Contaminants easily build up in your hot tub, which can lead to Total Dissolved Solids (TDS). This means that the chemicals no longer work effectively. Combat this by replacing the water in the tub every 3 to 4 months for infrequent use, more often if you spend a lot of time in there. Give the tub a good clean whilst its empty.

Recommended hot tub cleaners

3. Balanced Hot Tub water chemistry

The same way you’d need to have to balance your swimming pool’s water, so you need to apply the same principle to your hot tub. To do this you need a baseline reading on your water chemistry. When your tub is full to determine the pH and alkalinity levels. 

You’ll need a good supply of essential chemicals to make sure you’re ready to tweak your water as it’s needed:

To maintain your hot tub’s pH balance, you’ll need: 

The right PH

When it comes to your hot tub’s pH level, you want to aim for a range between 7.4 to 7.6. If it falls below then it will be too acidic and will not only irritate your skin but will damage the hardware. Anything above this will reduce the effectiveness of the sanitiser.

For alkalinity, aim for 100 to 150 parts per million (ppm). Anything above that will cause scaling and cloudiness. Use alkalinity increaser to raise this should it be low or pH reducer will also reduce the alkalinity if needed.

Water testing

Once you’ve added all the necessary chemicals, be sure to test your water with test strips, and adjust your water chemistry as needed. For a new tub owner we would suggest doing this daily for at least the first 10 days so you can understand the consequence of your use on the levels of your chemicals. Once you got a good understanding then weekly testing should be sufficient.

Add your sanitiser according to the directions on the package but be sure to test it again to ensure your pH and alkalinity are within optimal ranges. Your sanitiser (chlorine or bromine) can be in tablet or granular format. It is important to use the product that works best for you – if you leave your tub for many days at a time then a floating dispenser containing tablets will help make sure your levels don’t drop below a safe level and allow bacteria to breed.

If you have a saltwater system in your hot tub you can use salt to sanitise the water. Saltwater turns to chlorine by the system so you’re still adding chlorine to the water; it’s just in a different form.

Unfortunately, after heavy use or a period of inactivity with balancing levels a sanitiser isn’t always enough to keep the bugs at bay. Sometimes there are more contaminants than usual, in which case you need to do a hot tub shock. 

Recommended chemicals and test strips

Shocking your Hot tub

Giving your hot tub a shock treatment is an essential part of caring for it. After long periods of non-use, or adversely, you’ve been having lots of hot tub parties recently, your tub water is going to be none too sanitary so you’ll need to give your tub a good shock.  Hot tub shocking does not involve electricity, it is simply the process that ensures that the tub is sanitised, removing organic contaminants, killing bacteria and removing chloramines or bromamines.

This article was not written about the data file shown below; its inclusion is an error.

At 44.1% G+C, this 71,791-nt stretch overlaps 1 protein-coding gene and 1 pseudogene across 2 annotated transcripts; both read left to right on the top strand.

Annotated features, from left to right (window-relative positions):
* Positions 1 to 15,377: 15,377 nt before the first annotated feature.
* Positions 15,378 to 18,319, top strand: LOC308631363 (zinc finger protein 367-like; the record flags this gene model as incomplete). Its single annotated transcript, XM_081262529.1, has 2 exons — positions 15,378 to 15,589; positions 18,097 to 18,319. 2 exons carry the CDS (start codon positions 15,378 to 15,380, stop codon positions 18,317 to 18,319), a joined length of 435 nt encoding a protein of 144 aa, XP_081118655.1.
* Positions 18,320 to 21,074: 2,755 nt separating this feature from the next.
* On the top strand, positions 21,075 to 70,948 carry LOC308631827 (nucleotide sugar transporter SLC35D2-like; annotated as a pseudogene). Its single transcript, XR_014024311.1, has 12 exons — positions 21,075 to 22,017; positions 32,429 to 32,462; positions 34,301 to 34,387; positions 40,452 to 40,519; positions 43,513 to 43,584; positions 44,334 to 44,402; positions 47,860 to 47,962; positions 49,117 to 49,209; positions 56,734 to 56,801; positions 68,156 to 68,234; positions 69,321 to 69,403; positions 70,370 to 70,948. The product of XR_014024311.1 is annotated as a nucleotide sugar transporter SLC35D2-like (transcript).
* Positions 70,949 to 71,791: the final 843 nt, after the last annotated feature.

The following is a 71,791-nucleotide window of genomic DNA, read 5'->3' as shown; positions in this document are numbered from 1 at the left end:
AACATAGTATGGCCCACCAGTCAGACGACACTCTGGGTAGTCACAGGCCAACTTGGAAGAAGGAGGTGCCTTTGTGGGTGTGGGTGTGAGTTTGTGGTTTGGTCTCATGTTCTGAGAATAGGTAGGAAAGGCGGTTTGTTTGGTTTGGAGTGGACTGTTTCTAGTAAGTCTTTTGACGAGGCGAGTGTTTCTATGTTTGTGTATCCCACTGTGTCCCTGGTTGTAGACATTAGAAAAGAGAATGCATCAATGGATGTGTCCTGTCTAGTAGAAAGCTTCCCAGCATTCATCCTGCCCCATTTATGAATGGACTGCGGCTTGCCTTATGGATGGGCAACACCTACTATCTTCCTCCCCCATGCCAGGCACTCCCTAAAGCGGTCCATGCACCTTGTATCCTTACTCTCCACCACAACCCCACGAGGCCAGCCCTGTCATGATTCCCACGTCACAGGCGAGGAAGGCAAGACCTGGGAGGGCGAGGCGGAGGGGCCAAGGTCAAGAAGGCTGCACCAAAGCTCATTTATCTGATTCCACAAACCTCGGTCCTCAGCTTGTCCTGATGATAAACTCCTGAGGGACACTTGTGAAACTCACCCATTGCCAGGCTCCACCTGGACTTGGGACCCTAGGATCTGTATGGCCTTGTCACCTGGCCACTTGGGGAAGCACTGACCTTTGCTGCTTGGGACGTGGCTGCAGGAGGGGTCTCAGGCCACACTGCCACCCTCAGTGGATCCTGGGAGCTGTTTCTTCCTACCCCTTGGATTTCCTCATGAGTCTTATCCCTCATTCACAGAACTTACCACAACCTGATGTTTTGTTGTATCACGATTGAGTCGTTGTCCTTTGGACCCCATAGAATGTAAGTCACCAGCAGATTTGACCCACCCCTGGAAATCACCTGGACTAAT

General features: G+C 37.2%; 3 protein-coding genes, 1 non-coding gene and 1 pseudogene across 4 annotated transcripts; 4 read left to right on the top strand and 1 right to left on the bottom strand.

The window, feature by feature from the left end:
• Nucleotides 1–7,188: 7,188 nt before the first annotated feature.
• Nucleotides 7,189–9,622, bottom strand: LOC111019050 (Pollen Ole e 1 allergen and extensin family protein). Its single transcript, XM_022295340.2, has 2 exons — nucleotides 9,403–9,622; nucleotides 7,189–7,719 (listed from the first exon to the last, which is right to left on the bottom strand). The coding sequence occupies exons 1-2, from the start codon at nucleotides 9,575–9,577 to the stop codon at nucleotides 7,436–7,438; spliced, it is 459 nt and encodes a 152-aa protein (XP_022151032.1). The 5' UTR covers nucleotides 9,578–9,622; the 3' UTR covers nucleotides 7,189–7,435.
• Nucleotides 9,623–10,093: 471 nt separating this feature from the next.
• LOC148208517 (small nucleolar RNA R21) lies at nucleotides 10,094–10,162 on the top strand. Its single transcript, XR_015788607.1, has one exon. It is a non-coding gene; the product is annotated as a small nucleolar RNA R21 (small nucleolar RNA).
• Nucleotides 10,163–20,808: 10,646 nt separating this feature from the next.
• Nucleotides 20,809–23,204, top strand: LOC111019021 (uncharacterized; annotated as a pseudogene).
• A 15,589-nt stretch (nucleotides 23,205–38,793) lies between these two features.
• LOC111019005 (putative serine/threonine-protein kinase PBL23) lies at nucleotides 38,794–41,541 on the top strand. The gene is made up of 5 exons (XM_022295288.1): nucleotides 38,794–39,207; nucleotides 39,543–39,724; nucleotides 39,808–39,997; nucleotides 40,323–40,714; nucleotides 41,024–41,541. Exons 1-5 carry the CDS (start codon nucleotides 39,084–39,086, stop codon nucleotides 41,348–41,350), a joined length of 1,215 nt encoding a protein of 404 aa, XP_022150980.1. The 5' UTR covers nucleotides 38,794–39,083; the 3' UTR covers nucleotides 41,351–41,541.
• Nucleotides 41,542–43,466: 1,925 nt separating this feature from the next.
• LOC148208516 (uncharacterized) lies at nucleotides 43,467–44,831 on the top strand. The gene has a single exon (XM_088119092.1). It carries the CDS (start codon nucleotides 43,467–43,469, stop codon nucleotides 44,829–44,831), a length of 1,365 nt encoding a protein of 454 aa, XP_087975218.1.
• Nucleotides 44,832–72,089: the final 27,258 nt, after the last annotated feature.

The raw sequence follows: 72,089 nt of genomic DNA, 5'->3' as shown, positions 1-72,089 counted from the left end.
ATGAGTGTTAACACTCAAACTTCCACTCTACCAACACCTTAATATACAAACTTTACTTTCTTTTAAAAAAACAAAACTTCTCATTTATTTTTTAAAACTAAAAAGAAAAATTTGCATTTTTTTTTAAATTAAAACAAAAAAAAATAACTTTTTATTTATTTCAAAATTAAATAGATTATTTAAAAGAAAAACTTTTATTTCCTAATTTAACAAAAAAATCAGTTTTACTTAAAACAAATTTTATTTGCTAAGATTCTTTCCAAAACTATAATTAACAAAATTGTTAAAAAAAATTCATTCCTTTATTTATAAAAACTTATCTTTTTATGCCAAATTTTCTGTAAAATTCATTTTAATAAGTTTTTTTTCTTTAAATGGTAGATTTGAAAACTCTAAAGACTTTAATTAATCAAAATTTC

Think about it – water sits in your hot tub for week upon week, and every time you, your friends, family and the neighbour’s dog gets into it, you take all manner of contaminants in with you. Shampoo, lotions, makeup, sunscreen, hair, dead skin cells, and whatever else those bodies have come into contact with that day all add to the build-up of contaminants. This water is going to be none too pleasant. Giving it a large dose of oxidiser will ‘shock’ the water clean to be safe to use again.

You can demand that everyone takes a shower before they get in the tub, but that’s not always enough. Even then, contaminants will build up in the water and create problems like hot tub scum, cloudy hot tub water or worse. Contaminants left to fester will lead to the growth of nasty bacteria such as; Pseudomonas Dermatitis, which causes hot tub folliculitis; Legionella, which causes Legionnaires’ disease, a severe type of pneumonia; and non-tuberculous mycobacteria which causes hot tub lung, a granulomatous (chronically inflamed tissue) lung disease. Nasty! It is also important to shock your tub after a drain down and refill.

Before you panic just remember that if you keep your hot tub water balanced and sanitiser levels remain steady, and if you give the spa a shock during inactivity or busy use, you shouldn’t have any problems with these nasty bugs and their associated conditions.

Following these 3 simple elements; circulation, cleaning and chemistry will give you a firm foundation for caring for your hot tub.  Keeping a consistent maintenance schedule will stop your delicious hot tub turning into a swirling swamp of sewerage that contaminates from 100 paces. 

As we’ve discussed, your hot tub needs regular maintenance to be at its best, so it’s important to keep on top of your cleaning. This is not only because leaving it too long will cause untold damage to your tub and but also, you want to be 100 per cent ready when those spontaneous hot tub party opportunities present themselves!